|Hierarchy may be best left to the animal kingdom|
Today at the first ever #WellyEd Learning Conversations we explored questions around Modern Learning Practice (MLP) in small groups. My group looked a models of practice and then this led to unpacking how "institutional structures" (my words) have been carried over into MLE's but aren't very MLP... (oh the acronyms!).
I bought this up with my group because what I have seen of MLP so far is that there is still hierarchical models of leadership being used - so basically a syndicate exists but with the walls broken down. I have a thing where I don't like groups of 3 teachers and one person is the leader because I personally feel that then one person holds all the power and can change the dynamic of the group. I had one person agree with me and also one person who has been working in a 3 very successfully - however on closer inspection this particular group of 3 worked well because there was no leader!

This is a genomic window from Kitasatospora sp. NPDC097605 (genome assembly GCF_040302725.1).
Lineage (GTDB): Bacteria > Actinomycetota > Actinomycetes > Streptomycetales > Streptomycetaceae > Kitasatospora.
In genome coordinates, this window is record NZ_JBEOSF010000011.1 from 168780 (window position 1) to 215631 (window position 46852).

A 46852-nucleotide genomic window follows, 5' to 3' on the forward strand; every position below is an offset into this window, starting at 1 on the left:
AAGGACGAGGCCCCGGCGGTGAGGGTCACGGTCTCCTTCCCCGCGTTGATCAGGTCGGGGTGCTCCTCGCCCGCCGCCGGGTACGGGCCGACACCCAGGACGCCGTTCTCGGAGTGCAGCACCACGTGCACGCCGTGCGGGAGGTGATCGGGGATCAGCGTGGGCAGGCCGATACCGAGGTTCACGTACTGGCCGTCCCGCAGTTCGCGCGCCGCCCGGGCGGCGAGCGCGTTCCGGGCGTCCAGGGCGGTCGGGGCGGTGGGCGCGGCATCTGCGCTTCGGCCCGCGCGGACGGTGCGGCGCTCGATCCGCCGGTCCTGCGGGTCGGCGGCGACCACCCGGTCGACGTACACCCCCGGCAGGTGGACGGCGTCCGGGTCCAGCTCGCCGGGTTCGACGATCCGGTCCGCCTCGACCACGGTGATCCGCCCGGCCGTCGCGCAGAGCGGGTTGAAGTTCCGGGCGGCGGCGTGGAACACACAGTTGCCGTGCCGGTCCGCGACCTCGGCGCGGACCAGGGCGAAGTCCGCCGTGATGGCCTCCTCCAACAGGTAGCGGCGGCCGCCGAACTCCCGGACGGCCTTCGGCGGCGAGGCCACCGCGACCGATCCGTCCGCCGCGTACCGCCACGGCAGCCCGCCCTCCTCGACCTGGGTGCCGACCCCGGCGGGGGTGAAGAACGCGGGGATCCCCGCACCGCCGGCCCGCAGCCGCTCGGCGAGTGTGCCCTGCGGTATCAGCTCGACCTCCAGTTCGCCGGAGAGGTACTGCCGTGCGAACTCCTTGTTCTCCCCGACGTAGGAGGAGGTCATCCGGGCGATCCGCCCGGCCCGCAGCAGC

Distributed leadership is a model I really like because it encourages collaboration and acknowledges different people's strengths. There is no power play, no pedestal. Just mutual respect.
Diana Grace, alerted me to this article about "Wireachy". The main line that struck me being:
to move from command and control to champion and channel
this incubation of ideas and innovation, the connectivity of those ideas to others. A culture of sharing. Interconnectivity. Structures brought down. Power balanced.
So this for me is what Modern Learning Practice Leadership looks like (MLPL) (LOL!!) or perhaps it is just what good teaching looks like and leadership is part of teaching.
I am interested to see as more schools move towards team-teaching models if they also reflect on the pre-existing hierarchical models too... We need to reflect on who holds the power in our schools - just like how we reflect on who holds the power within our classrooms. Our classrooms may be moving towards "modern" but are our structures?